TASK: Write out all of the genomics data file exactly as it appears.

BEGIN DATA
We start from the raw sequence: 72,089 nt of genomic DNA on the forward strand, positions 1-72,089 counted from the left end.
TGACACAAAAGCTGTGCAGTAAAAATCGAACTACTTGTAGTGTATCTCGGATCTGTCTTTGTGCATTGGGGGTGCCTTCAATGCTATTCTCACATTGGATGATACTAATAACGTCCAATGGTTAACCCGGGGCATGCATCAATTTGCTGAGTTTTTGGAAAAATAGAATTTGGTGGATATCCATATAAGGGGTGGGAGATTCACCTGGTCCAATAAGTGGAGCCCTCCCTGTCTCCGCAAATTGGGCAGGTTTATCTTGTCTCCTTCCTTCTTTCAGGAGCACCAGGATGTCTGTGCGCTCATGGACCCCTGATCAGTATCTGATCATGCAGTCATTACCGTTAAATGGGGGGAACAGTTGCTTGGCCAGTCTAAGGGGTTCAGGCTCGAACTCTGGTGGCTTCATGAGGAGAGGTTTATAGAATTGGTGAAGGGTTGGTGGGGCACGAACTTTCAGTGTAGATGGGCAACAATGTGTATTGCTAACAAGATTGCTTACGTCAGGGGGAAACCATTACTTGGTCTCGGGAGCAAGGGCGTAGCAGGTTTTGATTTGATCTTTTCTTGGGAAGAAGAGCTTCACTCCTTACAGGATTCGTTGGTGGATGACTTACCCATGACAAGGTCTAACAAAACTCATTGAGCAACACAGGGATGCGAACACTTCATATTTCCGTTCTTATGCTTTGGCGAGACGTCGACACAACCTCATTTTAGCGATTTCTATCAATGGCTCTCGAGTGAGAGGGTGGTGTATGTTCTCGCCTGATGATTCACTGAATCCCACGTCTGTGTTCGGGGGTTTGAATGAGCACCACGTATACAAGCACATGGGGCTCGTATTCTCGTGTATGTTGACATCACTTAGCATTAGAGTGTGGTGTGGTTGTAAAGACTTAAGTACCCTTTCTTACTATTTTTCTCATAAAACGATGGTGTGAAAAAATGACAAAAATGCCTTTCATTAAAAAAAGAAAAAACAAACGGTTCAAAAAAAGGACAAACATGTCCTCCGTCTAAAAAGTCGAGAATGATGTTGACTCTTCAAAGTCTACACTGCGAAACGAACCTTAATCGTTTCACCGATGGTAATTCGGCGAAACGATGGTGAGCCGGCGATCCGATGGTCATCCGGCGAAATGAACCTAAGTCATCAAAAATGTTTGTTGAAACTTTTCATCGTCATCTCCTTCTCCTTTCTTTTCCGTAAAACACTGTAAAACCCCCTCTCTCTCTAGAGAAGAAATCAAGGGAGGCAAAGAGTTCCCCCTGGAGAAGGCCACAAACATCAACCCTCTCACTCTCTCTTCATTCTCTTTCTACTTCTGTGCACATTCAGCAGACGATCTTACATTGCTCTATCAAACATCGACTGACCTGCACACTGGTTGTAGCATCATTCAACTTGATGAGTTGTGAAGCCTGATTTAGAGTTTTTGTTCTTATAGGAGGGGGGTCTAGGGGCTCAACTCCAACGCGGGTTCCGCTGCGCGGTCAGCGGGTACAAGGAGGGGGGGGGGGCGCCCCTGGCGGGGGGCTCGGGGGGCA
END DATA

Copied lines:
We start from the raw sequence: 72,089 nt of genomic DNA on the forward strand, positions 1-72,089 counted from the left end.
TGACACAAAAGCTGTGCAGTAAAAATCGAACTACTTGTAGTGTATCTCGGATCTGTCTTTGTGCATTGGGGGTGCCTTCAATGCTATTCTCACATTGGATGATACTAATAACGTCCAATGGTTAACCCGGGGCATGCATCAATTTGCTGAGTTTTTGGAAAAATAGAATTTGGTGGATATCCATATAAGGGGTGGGAGATTCACCTGGTCCAATAAGTGGAGCCCTCCCTGTCTCCGCAAATTGGGCAGGTTTATCTTGTCTCCTTCCTTCTTTCAGGAGCACCAGGATGTCTGTGCGCTCATGGACCCCTGATCAGTATCTGATCATGCAGTCATTACCGTTAAATGGGGGGAACAGTTGCTTGGCCAGTCTAAGGGGTTCAGGCTCGAACTCTGGTGGCTTCATGAGGAGAGGTTTATAGAATTGGTGAAGGGTTGGTGGGGCACGAACTTTCAGTGTAGATGGGCAACAATGTGTATTGCTAACAAGATTGCTTACGTCAGGGGGAAACCATTACTTGGTCTCGGGAGCAAGGGCGTAGCAGGTTTTGATTTGATCTTTTCTTGGGAAGAAGAGCTTCACTCCTTACAGGATTCGTTGGTGGATGACTTACCCATGACAAGGTCTAACAAAACTCATTGAGCAACACAGGGATGCGAACACTTCATATTTCCGTTCTTATGCTTTGGCGAGACGTCGACACAACCTCATTTTAGCGATTTCTATCAATGGCTCTCGAGTGAGAGGGTGGTGTATGTTCTCGCCTGATGATTCACTGAATCCCACGTCTGTGTTCGGGGGTTTGAATGAGCACCACGTATACAAGCACATGGGGCTCGTATTCTCGTGTATGTTGACATCACTTAGCATTAGAGTGTGGTGTGGTTGTAAAGACTTAAGTACCCTTTCTTACTATTTTTCTCATAAAACGATGGTGTGAAAAAATGACAAAAATGCCTTTCATTAAAAAAAGAAAAAACAAACGGTTCAAAAAAAGGACAAACATGTCCTCCGTCTAAAAAGTCGAGAATGATGTTGACTCTTCAAAGTCTACACTGCGAAACGAACCTTAATCGTTTCACCGATGGTAATTCGGCGAAACGATGGTGAGCCGGCGATCCGATGGTCATCCGGCGAAATGAACCTAAGTCATCAAAAATGTTTGTTGAAACTTTTCATCGTCATCTCCTTCTCCTTTCTTTTCCGTAAAACACTGTAAAACCCCCTCTCTCTCTAGAGAAGAAATCAAGGGAGGCAAAGAGTTCCCCCTGGAGAAGGCCACAAACATCAACCCTCTCACTCTCTCTTCATTCTCTTTCTACTTCTGTGCACATTCAGCAGACGATCTTACATTGCTCTATCAAACATCGACTGACCTGCACACTGGTTGTAGCATCATTCAACTTGATGAGTTGTGAAGCCTGATTTAGAGTTTTTGTTCTTATAGGAGGGGGGTCTAGGGGCTCAACTCCAACGCGGGTTCCGCTGCGCGGTCAGCGGGTACAAGGAGGGGGGGGGGGCGCCCCTGGCGGGGGGCTCGGGGGGCA